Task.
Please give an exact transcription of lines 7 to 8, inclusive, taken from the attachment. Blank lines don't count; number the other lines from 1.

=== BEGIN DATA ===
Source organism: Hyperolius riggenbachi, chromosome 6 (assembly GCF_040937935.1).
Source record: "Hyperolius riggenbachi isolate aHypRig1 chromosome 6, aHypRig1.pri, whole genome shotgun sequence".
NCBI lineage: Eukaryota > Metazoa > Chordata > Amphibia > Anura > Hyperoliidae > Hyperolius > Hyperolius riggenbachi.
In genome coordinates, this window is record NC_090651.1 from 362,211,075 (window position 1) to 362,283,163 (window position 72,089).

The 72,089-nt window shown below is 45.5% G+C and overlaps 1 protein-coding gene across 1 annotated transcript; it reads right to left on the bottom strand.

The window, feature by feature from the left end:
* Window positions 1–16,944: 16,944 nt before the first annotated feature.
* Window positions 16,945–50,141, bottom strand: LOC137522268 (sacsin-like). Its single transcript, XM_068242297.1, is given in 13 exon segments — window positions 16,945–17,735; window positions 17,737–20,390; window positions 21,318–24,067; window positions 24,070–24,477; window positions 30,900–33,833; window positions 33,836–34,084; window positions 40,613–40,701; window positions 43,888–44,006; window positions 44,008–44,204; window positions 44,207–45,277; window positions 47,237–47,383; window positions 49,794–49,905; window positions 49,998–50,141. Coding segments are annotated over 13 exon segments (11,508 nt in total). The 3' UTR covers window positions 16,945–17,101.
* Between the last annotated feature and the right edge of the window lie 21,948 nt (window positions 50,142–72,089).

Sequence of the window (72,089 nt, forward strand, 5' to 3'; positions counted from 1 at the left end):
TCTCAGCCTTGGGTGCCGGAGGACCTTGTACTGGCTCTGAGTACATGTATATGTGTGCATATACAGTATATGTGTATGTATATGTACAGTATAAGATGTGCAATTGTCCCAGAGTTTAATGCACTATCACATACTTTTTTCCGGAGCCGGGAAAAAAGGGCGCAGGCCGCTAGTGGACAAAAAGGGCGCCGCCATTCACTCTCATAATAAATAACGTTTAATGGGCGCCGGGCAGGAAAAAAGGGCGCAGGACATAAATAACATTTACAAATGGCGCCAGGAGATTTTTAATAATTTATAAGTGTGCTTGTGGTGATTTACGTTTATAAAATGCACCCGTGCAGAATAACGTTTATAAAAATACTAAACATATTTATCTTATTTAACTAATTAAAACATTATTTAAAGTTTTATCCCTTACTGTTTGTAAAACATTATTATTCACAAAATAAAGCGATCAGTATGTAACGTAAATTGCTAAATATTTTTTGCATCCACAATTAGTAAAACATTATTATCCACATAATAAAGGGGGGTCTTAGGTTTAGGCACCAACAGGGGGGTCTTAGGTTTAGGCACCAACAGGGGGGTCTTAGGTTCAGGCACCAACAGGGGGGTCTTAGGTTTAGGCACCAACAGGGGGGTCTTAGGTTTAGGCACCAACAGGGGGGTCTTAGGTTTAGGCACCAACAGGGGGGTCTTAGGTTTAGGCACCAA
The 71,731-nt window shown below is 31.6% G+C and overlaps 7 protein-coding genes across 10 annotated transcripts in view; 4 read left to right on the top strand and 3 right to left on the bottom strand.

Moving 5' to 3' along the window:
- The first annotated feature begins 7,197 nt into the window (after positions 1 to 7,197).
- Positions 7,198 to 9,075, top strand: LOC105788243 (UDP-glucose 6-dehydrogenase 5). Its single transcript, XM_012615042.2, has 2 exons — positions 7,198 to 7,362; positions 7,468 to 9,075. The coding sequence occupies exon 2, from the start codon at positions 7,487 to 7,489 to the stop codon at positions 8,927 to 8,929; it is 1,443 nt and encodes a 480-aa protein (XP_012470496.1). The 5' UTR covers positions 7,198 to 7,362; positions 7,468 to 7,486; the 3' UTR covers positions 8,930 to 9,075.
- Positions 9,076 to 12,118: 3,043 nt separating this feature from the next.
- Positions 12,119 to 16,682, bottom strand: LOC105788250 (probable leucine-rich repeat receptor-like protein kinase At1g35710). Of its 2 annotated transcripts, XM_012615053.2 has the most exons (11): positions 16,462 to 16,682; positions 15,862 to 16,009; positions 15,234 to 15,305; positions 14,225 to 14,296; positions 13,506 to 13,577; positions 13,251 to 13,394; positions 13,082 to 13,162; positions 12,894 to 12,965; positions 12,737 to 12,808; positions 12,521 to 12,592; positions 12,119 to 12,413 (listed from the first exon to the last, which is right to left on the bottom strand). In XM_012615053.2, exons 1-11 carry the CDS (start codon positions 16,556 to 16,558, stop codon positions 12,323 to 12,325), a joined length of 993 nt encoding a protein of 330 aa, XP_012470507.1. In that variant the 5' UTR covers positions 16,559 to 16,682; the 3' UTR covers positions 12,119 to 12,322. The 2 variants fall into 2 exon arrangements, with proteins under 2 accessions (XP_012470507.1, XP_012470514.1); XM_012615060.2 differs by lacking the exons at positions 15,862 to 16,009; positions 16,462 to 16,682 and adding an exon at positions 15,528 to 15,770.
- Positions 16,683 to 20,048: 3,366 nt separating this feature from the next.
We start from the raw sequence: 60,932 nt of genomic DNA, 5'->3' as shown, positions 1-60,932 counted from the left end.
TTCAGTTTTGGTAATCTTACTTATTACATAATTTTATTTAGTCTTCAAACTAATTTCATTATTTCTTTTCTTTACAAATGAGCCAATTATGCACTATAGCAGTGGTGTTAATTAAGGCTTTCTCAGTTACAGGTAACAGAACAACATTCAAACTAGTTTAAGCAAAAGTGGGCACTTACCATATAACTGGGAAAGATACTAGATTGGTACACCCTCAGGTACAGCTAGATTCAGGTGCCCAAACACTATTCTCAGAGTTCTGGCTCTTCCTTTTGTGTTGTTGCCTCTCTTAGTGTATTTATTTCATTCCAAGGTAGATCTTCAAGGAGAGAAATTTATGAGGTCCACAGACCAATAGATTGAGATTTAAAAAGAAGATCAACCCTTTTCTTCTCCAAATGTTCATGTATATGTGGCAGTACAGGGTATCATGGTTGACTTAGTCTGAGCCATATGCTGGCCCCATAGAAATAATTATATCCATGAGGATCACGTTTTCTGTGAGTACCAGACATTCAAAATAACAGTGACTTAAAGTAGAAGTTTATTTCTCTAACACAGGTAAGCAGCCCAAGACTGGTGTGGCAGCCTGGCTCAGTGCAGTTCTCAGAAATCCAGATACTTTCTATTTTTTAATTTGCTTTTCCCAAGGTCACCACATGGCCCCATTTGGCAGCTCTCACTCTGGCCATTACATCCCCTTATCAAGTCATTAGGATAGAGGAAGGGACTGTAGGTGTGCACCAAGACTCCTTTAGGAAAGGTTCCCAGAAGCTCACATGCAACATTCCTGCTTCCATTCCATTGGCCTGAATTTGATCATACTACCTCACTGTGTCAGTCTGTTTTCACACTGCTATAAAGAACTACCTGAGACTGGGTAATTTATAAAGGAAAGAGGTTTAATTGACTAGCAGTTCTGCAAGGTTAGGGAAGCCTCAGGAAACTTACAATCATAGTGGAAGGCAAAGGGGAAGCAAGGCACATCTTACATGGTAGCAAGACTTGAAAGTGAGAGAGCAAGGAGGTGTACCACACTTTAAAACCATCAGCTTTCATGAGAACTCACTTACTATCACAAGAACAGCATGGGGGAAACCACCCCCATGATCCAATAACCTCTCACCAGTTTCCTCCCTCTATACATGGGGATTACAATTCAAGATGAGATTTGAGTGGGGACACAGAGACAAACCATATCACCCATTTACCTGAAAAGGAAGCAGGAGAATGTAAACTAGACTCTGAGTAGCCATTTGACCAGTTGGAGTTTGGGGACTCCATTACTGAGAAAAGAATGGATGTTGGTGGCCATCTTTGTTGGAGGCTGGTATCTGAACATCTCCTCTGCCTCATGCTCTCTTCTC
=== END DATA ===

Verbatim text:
* Window positions 1–16,944: 16,944 nt before the first annotated feature.
* Window positions 16,945–50,141, bottom strand: LOC137522268 (sacsin-like). Its single transcript, XM_068242297.1, is given in 13 exon segments — window positions 16,945–17,735; window positions 17,737–20,390; window positions 21,318–24,067; window positions 24,070–24,477; window positions 30,900–33,833; window positions 33,836–34,084; window positions 40,613–40,701; window positions 43,888–44,006; window positions 44,008–44,204; window positions 44,207–45,277; window positions 47,237–47,383; window positions 49,794–49,905; window positions 49,998–50,141. Coding segments are annotated over 13 exon segments (11,508 nt in total). The 3' UTR covers window positions 16,945–17,101.